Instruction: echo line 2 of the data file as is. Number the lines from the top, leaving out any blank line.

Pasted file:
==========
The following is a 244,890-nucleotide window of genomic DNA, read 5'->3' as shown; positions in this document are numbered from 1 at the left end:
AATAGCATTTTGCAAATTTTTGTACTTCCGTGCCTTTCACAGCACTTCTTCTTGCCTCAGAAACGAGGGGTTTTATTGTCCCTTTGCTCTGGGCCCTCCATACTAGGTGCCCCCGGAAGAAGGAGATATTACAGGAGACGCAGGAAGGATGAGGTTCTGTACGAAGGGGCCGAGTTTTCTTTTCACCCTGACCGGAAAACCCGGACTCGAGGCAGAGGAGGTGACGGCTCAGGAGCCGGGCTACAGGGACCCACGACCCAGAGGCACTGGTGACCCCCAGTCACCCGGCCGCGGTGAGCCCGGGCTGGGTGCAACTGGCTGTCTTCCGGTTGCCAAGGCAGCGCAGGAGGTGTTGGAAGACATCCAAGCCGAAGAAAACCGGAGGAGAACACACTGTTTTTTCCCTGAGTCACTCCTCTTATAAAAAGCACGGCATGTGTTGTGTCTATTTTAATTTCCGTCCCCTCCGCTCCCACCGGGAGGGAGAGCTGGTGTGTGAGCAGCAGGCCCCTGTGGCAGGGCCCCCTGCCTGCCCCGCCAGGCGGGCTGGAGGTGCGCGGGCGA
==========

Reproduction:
AATAGCATTTTGCAAATTTTTGTACTTCCGTGCCTTTCACAGCACTTCTTCTTGCCTCAGAAACGAGGGGTTTTATTGTCCCTTTGCTCTGGGCCCTCCATACTAGGTGCCCCCGGAAGAAGGAGATATTACAGGAGACGCAGGAAGGATGAGGTTCTGTACGAAGGGGCCGAGTTTTCTTTTCACCCTGACCGGAAAACCCGGACTCGAGGCAGAGGAGGTGACGGCTCAGGAGCCGGGCTACAGGGACCCACGACCCAGAGGCACTGGTGACCCCCAGTCACCCGGCCGCGGTGAGCCCGGGCTGGGTGCAACTGGCTGTCTTCCGGTTGCCAAGGCAGCGCAGGAGGTGTTGGAAGACATCCAAGCCGAAGAAAACCGGAGGAGAACACACTGTTTTTTCCCTGAGTCACTCCTCTTATAAAAAGCACGGCATGTGTTGTGTCTATTTTAATTTCCGTCCCCTCCGCTCCCACCGGGAGGGAGAGCTGGTGTGTGAGCAGCAGGCCCCTGTGGCAGGGCCCCCTGCCTGCCCCGCCAGGCGGGCTGGAGGTGCGCGGGCGA